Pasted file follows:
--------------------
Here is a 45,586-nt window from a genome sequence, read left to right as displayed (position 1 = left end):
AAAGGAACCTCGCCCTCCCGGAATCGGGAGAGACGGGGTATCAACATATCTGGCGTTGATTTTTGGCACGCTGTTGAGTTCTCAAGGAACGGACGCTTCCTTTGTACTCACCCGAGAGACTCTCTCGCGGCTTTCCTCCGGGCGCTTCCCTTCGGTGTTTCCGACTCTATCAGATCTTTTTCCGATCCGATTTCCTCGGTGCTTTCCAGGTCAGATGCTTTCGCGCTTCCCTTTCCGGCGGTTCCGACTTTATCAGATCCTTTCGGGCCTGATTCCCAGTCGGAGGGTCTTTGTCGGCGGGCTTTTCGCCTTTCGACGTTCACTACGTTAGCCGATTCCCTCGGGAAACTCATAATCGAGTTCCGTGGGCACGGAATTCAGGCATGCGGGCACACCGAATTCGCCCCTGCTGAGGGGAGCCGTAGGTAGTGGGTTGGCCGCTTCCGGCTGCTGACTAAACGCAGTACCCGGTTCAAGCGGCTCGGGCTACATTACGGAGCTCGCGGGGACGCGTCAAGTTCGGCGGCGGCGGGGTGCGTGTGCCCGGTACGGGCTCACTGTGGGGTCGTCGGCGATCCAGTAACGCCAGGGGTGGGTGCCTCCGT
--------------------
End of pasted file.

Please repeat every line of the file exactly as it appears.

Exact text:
Here is a 45,586-nt window from a genome sequence, read left to right as displayed (position 1 = left end):
AAAGGAACCTCGCCCTCCCGGAATCGGGAGAGACGGGGTATCAACATATCTGGCGTTGATTTTTGGCACGCTGTTGAGTTCTCAAGGAACGGACGCTTCCTTTGTACTCACCCGAGAGACTCTCTCGCGGCTTTCCTCCGGGCGCTTCCCTTCGGTGTTTCCGACTCTATCAGATCTTTTTCCGATCCGATTTCCTCGGTGCTTTCCAGGTCAGATGCTTTCGCGCTTCCCTTTCCGGCGGTTCCGACTTTATCAGATCCTTTCGGGCCTGATTCCCAGTCGGAGGGTCTTTGTCGGCGGGCTTTTCGCCTTTCGACGTTCACTACGTTAGCCGATTCCCTCGGGAAACTCATAATCGAGTTCCGTGGGCACGGAATTCAGGCATGCGGGCACACCGAATTCGCCCCTGCTGAGGGGAGCCGTAGGTAGTGGGTTGGCCGCTTCCGGCTGCTGACTAAACGCAGTACCCGGTTCAAGCGGCTCGGGCTACATTACGGAGCTCGCGGGGACGCGTCAAGTTCGGCGGCGGCGGGGTGCGTGTGCCCGGTACGGGCTCACTGTGGGGTCGTCGGCGATCCAGTAACGCCAGGGGTGGGTGCCTCCGT